Breakfast in the hotel was good and after my sweet selection (with cappuccino), I also had a small platter of local food.



A lot of the food reminds me of the colours of the sand and desert, hummus, labne, halwa, naboulsi cheese... all good vegetarian staff (and lots if vegan too). The honey also is delicious, and there are many types too.
Labne

Hummus

Halwa is another specialty, and fresh halwa is moist and not as sweet as the imported ones.
Halwa


The city is mostly modern and you can find all types of food here, but no alcohol, this is available only in a few major hotels. 

Souk Watif
If you only have a few hours free in the city (Doha is a stop-over rather than a destination) and you have to choose only one place to visit I recommend Souk Watif, which has kept a bit of his history and old buildings. The Souk (bazar) is colourful and inexpensive, and nobody will bother you trying to sell you things. I already have full bags otherwise I would have got a few kitchen things and maybe a dress too...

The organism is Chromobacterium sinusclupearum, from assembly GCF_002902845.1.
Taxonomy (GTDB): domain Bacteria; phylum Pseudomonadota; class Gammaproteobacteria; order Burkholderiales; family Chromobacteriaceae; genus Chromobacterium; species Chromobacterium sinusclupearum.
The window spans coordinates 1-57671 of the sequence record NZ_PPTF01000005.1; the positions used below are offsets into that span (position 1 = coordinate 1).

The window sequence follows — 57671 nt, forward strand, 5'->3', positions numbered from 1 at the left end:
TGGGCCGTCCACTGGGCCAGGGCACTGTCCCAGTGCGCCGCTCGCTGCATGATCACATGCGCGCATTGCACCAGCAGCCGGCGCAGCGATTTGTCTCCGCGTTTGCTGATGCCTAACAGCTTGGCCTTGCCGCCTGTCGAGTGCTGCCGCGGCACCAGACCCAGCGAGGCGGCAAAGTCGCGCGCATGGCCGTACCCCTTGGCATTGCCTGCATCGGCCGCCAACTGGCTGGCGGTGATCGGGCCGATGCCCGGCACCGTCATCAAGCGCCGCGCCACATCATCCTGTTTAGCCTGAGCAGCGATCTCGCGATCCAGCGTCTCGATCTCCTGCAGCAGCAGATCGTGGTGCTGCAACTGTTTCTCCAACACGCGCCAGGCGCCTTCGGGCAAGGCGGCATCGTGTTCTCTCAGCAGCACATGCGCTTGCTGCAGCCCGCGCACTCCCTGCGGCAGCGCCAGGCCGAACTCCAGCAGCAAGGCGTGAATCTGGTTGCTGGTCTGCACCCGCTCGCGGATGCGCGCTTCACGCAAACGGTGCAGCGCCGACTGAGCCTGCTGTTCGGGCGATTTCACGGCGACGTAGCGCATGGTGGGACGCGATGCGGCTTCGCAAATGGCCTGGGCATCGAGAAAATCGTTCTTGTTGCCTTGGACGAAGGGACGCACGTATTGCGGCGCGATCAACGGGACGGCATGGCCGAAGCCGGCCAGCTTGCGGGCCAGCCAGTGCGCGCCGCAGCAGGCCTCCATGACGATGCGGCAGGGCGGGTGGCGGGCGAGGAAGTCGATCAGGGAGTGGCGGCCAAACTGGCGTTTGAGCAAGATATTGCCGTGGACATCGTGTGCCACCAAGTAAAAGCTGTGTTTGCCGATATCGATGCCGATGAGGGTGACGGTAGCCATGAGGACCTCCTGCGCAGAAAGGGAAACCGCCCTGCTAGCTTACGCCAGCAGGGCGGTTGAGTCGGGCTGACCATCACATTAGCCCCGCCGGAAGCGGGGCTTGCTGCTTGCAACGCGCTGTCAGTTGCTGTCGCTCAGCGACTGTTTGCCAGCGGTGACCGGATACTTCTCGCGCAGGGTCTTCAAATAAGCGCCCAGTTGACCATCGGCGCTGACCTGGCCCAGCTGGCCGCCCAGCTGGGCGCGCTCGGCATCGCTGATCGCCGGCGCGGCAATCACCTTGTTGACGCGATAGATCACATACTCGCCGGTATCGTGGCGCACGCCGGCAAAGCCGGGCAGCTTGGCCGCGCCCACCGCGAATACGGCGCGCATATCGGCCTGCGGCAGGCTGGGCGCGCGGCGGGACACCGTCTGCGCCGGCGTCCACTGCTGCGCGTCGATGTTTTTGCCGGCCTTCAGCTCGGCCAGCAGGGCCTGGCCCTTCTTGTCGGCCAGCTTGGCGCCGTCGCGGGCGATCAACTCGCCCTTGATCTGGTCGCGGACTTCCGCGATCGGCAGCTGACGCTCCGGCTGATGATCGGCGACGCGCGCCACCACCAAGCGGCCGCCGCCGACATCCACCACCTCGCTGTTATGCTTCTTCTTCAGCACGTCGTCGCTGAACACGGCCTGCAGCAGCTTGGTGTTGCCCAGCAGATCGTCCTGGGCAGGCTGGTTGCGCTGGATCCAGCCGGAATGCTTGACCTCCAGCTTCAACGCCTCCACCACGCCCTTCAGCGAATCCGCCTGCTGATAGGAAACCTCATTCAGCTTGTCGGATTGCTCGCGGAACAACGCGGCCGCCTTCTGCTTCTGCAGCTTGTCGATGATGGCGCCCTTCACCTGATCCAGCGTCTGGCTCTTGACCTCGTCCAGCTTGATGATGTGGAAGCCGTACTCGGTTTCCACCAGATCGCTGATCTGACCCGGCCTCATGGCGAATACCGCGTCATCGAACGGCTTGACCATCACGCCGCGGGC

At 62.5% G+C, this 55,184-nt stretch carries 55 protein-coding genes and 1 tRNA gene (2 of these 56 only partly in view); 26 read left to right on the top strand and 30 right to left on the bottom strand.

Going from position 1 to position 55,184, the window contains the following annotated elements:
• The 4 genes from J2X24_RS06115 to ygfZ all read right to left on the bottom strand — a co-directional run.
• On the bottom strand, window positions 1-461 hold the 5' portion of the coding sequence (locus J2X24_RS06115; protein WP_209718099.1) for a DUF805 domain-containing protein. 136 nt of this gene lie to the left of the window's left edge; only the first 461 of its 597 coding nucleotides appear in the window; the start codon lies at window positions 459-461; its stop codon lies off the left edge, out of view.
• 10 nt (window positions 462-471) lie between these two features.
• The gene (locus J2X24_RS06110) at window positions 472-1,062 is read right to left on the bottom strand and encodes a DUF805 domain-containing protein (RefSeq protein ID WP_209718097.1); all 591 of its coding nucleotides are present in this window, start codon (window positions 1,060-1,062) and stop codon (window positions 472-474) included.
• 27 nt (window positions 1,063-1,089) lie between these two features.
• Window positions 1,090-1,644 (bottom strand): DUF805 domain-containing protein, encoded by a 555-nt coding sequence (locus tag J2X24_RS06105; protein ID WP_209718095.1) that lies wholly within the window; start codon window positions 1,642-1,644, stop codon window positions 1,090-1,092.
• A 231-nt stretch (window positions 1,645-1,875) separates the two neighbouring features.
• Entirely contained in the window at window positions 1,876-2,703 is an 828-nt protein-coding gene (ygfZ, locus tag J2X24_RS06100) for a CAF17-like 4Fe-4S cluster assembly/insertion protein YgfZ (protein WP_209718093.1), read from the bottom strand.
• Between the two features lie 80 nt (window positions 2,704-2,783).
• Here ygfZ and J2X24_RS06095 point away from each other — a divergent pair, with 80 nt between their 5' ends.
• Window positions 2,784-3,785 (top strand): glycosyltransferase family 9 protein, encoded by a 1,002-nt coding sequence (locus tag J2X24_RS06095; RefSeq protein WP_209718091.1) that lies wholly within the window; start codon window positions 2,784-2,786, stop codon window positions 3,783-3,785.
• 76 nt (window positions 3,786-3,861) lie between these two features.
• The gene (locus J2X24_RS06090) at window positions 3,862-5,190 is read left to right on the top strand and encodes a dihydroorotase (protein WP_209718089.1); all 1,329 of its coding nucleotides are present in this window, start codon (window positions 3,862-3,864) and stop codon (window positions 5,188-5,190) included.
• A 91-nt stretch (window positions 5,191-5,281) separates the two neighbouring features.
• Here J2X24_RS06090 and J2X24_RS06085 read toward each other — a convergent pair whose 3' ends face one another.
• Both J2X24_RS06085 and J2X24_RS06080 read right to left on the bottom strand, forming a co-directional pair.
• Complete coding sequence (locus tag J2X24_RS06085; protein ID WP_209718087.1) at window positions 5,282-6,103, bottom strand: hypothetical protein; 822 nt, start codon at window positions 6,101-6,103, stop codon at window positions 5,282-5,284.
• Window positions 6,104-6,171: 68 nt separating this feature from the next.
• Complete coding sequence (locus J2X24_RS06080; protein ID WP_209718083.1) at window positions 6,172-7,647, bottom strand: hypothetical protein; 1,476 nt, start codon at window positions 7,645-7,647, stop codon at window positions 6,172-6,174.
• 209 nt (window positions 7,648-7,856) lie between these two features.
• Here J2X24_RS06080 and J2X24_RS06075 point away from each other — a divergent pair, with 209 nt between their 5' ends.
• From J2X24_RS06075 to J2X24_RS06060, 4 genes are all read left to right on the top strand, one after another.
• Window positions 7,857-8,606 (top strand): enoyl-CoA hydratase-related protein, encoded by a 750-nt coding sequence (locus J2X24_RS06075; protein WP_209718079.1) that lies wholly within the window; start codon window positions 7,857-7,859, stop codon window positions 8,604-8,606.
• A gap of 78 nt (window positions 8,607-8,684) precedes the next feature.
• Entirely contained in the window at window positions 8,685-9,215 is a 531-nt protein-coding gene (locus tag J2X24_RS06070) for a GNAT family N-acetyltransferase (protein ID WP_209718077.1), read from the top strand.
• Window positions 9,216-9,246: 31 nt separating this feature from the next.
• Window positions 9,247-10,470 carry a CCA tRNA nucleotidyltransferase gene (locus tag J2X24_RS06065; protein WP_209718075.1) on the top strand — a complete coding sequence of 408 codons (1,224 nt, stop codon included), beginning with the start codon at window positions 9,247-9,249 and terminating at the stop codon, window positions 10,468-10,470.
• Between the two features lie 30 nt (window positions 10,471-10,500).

Souk Watif

Souk Watif

Souk Watif

A man and his falcon in Souk Watif
Camels in Souk Watif

Arabian horses in Souk Watif

yummy paprika
The best thing about the Souk was that it was already buzzing in the morning, unlike many other areas, like the new cultural centre of Katara (or Katara beach). If you want to see some life in these areas you need to go in the late afternoon or evening.

Katara

Katara

Katara
In my day trip I was also taken to the artificial island called The Pearl, this is for fancy designer stores and restaurants, and also absolutely deserted in the morning.

The Pearl-Qatar

The Pearl-Qatar

Souk Watif

Souk Watif

Souk Watif



Souk Watif

Souk Watif

Souk Watif

Souk Watif

Souk Watif

Souk Watif

Souk Watif

View from the Movenpick West Bay Doha
Movenpick West Bay Doha

I was offered some snack in the hotel on my last afternoon, they told me that I had been selected as the 'client of the day', and these gave me a chance to try different nuts, some coated with spices, which I did see in the shops but were in bags to big for me to buy or take home. Well, I guess that I could have easily lived on dates AND nuts alone for a couple of days. And halwa.

Movenpick West Bay Doha


Four Seasons Hotel Doha

Four Seasons Hotel Doha

Four Seasons Hotel Doha

Four Seasons Hotel Doha

Four Seasons Hotel Doha


video

Photos  by Alessandra Zecchini ©

Friday, June 9, 2017

Mashroom Magic with Tofu Puffs